Capital Gazette wins special Pulitzer Prize citation for coverage of newsroom shooting that killed five



EVERY SO often during Washington's long-running battle over drilling in the Arctic National Wildlife Refuge in Alaska came warnings that the conflict was an elaborate diversion drawing attention away from equally ruinous violations of public lands in the lower 48.

As The Sun's Tom Pelton recently reported, those warnings have been dismayingly dead-on.

Federal permits for drilling on previously pristine and protected parts of five Western states have more than tripled over the past six years, with the pace escalating as the Bush administration responds to soaring prices of oil and gas.

Forests are being plundered, water supplies are being poisoned, federal regulators are being intimidated by the White House, and ranchers and recreational users are being driven off the land -- all for the sake of erecting hundreds of noisy, polluting wells to extract whatever fossil fuels lie beneath.

"They are sacrificing us, sacrificing the environment, sacrificing everything to drill these wells," New Mexico rancher Linn Blancett told Mr. Pelton.

Even if such devastation represented the only way to meet America's energy needs, it would be unconscionable without demanding conservation, as Mr. Bush refuses to do in energy legislation now before the Senate. But this violation of the nation's last natural places is less forgivable because it isn't the only way to produce energy -- just the cheapest, easiest and most profitable for Bush allies in the industry.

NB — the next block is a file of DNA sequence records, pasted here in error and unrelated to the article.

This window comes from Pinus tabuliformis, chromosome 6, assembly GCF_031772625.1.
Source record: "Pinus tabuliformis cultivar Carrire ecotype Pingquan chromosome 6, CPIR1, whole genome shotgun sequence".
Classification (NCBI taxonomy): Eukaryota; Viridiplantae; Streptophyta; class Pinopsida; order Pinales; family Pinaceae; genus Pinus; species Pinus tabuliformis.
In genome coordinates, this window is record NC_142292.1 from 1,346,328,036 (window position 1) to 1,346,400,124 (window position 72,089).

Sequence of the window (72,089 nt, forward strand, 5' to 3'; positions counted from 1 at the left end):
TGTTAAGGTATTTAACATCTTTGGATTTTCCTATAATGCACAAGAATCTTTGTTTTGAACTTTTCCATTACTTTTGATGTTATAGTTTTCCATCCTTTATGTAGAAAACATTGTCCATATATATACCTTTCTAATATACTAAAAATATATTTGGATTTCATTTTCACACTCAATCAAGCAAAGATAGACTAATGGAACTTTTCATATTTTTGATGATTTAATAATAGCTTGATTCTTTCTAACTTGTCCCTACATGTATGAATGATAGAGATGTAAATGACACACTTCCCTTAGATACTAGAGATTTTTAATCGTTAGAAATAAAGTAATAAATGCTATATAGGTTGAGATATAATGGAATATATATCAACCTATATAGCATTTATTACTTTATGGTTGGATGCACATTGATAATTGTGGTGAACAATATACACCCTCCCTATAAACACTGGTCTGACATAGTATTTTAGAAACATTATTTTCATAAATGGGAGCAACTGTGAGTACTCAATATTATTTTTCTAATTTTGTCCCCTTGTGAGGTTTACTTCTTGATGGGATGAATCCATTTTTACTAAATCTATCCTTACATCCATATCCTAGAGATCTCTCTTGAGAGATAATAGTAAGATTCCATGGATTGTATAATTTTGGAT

Consider the case of Valle Vidal, the "valley of life" in northern New Mexico's Carson National Forest, favored by bison, elk, campers and stargazers. The El Paso natural gas company wants to drill on more than 40 percent of the valley's 167 square miles.

The U.S. Forest Service initially balked, saying it lacked the money and staff required to analyze the impact of such a proposal. But the White House intervened on behalf of the politically active company and suddenly the timetable for review sped up. An answer isn't due until sometime next year, but a favorable consultant's report and some visible quaking by Forest Service employees signals which way it's likely to go.

Americans undone by their fuel bills -- or even worried about securing independence from unstable foreign energy sources -- may consider the protection of public lands a luxury they can't afford.

But it makes no sense to burn through the last bit of oil and gas in America before the nation gets serious about investing in the development of alternatives. Alaska's refuge hasn't even been spared; Congress is about to give the go-head for drilling there to get under way next.

So the diversionary tactic worked brilliantly. Unless Americans fight back, they'll wind up with nothing but a wasteland.

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